If you’re running an email campaign encouraging people to follow you on social media, however, then your conversion rate will be a measure of the number of recipients who click through your link and become new followers. 

One thing to keep in mind with conversion rates is that there are many factors beyond your email that can affect the outcome. For example, many times a conversion rate depends on a customer taking action on your website after clicking a link inside your email. 

Metric 5: Deliverability rate

The deliverability rate of an email campaign tells you how many emails actually made it to the recipient’s inbox. It’s an important metric because it speaks to the health and accuracy of your email list and can affect your sender reputation. 

At Flodesk, we calculate your deliverability rate by taking the total number of emails delivered and dividing it by the total number of emails sent. If you send 2,000 welcome emails, for example, and 1,960 are delivered, your deliverability rate would be 1,960/2,000 = 98%. 

(Is your deliverability rate too low? Check out this article on improving your email deliverability rate in our help section.) 

Metric 6: Bounce rate

Up until this point we’ve covered only positive metrics, ones where you want all the numbers to be super high. (100% click rate, yes please!) But for bounce rate, you want the numbers to be low- as close to zero as possible. 

This is because bounce rate is a measure of the number of emails that aren’t successfully delivered, usually because they’ve been blocked or flagged as spam. It’s essentially the inverse of your deliverability rate. 

When you use Flodesk for your email marketing, you can see how many emails bounced right on your analytics dashboard, making it easy to see where you’re at. With that in mind, here are a few tips to keep your bounce rate down: 

  • Take the time to clean your email lists regularly.  
  • Don’t send anything that looks (or acts) like spam.
  • Don’t send your welcome emails from a free email service like Gmail or Hotmail. 
  • Personalize your welcome emails as much as possible. 
  • Get permission from your subscribers. 
  • Consider using a double opt-in process. 
  • Give your subscribers control over what types of emails they receive from you. 
  • Send emails regularly (but not too frequently.) 

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Metric 7: Marked spam or complaint rate

Another metric you want to keep as low as possible is the ‘spam complaint’ rate—a measure of how many email recipients mark your email as spam. At Flodesk, we include this number in your analytics workflow. 

The acceptable standard spam complaint rate (set by major inbox providers like Gmail) is considered anything less than 0.1%, or 1 complaint for every 1,000 messages.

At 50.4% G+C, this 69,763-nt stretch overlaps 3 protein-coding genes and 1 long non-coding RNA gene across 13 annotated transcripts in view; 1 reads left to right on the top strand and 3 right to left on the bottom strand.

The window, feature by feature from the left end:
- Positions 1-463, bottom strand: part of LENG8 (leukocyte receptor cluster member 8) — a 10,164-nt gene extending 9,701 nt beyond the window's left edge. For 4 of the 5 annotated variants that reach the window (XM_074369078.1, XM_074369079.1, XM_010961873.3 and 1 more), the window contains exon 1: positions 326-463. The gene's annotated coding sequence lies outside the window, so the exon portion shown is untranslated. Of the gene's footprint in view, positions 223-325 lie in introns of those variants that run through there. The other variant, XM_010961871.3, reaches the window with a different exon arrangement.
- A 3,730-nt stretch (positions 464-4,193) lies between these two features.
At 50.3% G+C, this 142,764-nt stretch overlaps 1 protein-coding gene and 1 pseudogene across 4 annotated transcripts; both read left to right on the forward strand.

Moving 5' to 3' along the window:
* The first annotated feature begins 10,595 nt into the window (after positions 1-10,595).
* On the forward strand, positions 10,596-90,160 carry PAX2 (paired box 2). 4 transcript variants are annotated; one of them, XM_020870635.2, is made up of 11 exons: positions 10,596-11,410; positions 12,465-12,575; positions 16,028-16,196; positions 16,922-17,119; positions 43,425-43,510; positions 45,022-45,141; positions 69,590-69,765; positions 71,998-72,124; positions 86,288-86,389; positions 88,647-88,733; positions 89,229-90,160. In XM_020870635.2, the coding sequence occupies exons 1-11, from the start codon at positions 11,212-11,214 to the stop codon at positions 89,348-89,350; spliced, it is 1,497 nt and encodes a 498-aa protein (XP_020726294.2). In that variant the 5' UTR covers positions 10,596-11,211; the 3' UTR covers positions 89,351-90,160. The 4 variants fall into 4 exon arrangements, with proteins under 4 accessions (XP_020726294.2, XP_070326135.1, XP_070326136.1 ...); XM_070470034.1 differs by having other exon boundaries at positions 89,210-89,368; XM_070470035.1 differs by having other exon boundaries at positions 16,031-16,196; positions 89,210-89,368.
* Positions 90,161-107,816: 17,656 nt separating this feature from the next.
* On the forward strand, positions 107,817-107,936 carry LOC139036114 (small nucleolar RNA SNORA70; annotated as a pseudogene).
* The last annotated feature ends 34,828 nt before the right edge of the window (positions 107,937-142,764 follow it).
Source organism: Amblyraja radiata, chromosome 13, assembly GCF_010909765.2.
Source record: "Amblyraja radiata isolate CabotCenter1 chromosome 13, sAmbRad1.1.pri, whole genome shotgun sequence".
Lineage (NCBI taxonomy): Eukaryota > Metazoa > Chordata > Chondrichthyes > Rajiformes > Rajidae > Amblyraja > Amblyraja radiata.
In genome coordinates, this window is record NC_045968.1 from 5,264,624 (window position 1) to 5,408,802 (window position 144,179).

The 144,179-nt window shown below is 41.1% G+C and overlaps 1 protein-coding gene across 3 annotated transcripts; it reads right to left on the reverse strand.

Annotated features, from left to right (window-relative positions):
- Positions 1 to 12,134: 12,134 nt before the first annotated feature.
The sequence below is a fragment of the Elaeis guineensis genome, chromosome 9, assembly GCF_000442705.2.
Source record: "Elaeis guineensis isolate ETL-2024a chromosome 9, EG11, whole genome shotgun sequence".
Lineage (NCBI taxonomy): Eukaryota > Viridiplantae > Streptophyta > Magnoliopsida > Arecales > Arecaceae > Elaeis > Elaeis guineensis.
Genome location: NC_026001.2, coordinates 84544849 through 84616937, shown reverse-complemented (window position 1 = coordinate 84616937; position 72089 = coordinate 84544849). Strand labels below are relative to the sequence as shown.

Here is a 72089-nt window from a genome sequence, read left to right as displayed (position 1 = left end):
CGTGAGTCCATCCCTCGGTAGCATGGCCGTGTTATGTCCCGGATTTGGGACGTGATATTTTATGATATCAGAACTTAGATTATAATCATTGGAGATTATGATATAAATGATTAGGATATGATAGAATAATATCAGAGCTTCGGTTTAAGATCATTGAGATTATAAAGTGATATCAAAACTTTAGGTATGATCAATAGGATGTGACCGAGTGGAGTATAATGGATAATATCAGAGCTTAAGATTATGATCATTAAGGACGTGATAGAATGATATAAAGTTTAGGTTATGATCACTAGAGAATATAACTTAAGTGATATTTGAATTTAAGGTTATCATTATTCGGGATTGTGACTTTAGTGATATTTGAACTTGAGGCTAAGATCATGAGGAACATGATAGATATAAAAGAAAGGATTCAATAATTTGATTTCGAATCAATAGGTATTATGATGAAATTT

For example, if you send 10,000 welcome emails and 5 people mark it as spam, your spam complaint rate would be 0.05%, falling below the industry benchmark. 

There are many things you can do to keep your spam rate low like cleaning your email list, including unsubscribe links and only sending relevant content. But one of the best defenses against spam complaints is actually your welcome email. 

Sending a welcome email (or series of onboarding messages) to a new subscriber will familiarize them with your brand and let them know what to expect from you in the future, making it less likely that they’ll mark your messages as spam when they show up in their inbox. 

Metric 8: Unsubscribe rate 

This metric is just what it sounds like: a percentage of recipients who click on the unsubscribe link in your emails. Like the bounce rate and spam rate, you generally want to keep this number low (and you can find it right beside them in your Flodesk analytics dashboard.) 

As a point of reference, an unsubscribe rate below 0.5% is good for an email campaign. A rate below 0.2% typically indicates that you are within the norm and a rate above 0.5% means you have some work to do.

That said, not all unsubscribes are bad. It’s much better for a recipient to unsubscribe than flag you as spam, for example. Plus, unsubscribes do a bit of house cleaning for you by removing themselves before they start dragging down your other metrics, like click rate and conversion rate. 

Sometimes, you might even want to unsubscribe people from your list proactively. Take the case of HubSpot, for example. They recently unsubscribed 250,000 followers (nearly 45% of their list) in order to create a higher-converting email base.

Interestingly, they did it by setting up a workflow that automatically unsubscribed their unengaged subscribers – people who reached a certain threshold of non-engagement (HubSpot chose to use not clicking on an email in the last six months.) You can set up the same type of workflow in Flodesk using conditions. Check out How to Create Your First Email Workflow in Flodesk to learn more. 

Metric 9: Forward or share rate

Phew, enough of the downers! Time for another positive metric—the ‘forward’ or ‘share rate’. This is the percentage of your readers who forward your welcome email, or share it using a share button inside the email. 

Having a high forward or share rate is a huge win. This means your subscriber liked your content so much that they sent it to a friend, essentially generating new leads for you, and you can’t ask for better brand engagement than that. 

Metric 10: List growth rate